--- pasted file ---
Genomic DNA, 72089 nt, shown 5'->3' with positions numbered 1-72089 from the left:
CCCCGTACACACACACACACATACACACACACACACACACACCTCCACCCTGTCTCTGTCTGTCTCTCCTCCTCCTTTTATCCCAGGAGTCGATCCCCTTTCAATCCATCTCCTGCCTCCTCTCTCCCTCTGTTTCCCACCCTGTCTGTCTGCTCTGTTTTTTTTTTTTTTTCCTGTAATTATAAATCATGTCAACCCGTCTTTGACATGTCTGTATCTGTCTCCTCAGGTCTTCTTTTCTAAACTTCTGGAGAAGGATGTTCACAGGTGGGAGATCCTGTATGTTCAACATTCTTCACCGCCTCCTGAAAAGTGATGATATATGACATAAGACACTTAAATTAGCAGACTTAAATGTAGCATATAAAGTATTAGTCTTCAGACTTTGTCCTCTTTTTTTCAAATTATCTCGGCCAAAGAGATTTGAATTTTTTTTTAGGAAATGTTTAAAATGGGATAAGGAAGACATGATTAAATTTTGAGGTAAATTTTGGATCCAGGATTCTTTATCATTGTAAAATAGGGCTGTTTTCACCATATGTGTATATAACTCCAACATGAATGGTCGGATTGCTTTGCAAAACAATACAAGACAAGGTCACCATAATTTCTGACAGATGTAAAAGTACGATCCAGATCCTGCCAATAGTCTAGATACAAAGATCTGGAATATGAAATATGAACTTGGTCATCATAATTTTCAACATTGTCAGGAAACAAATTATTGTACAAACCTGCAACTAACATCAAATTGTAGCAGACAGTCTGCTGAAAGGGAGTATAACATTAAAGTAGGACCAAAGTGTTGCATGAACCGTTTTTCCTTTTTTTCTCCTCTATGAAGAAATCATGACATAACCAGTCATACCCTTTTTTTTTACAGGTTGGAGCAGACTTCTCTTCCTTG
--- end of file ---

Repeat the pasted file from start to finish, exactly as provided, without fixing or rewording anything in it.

Genomic DNA, 72089 nt, shown 5'->3' with positions numbered 1-72089 from the left:
CCCCGTACACACACACACACATACACACACACACACACACACCTCCACCCTGTCTCTGTCTGTCTCTCCTCCTCCTTTTATCCCAGGAGTCGATCCCCTTTCAATCCATCTCCTGCCTCCTCTCTCCCTCTGTTTCCCACCCTGTCTGTCTGCTCTGTTTTTTTTTTTTTTTCCTGTAATTATAAATCATGTCAACCCGTCTTTGACATGTCTGTATCTGTCTCCTCAGGTCTTCTTTTCTAAACTTCTGGAGAAGGATGTTCACAGGTGGGAGATCCTGTATGTTCAACATTCTTCACCGCCTCCTGAAAAGTGATGATATATGACATAAGACACTTAAATTAGCAGACTTAAATGTAGCATATAAAGTATTAGTCTTCAGACTTTGTCCTCTTTTTTTCAAATTATCTCGGCCAAAGAGATTTGAATTTTTTTTTAGGAAATGTTTAAAATGGGATAAGGAAGACATGATTAAATTTTGAGGTAAATTTTGGATCCAGGATTCTTTATCATTGTAAAATAGGGCTGTTTTCACCATATGTGTATATAACTCCAACATGAATGGTCGGATTGCTTTGCAAAACAATACAAGACAAGGTCACCATAATTTCTGACAGATGTAAAAGTACGATCCAGATCCTGCCAATAGTCTAGATACAAAGATCTGGAATATGAAATATGAACTTGGTCATCATAATTTTCAACATTGTCAGGAAACAAATTATTGTACAAACCTGCAACTAACATCAAATTGTAGCAGACAGTCTGCTGAAAGGGAGTATAACATTAAAGTAGGACCAAAGTGTTGCATGAACCGTTTTTCCTTTTTTTCTCCTCTATGAAGAAATCATGACATAACCAGTCATACCCTTTTTTTTTACAGGTTGGAGCAGACTTCTCTTCCTTG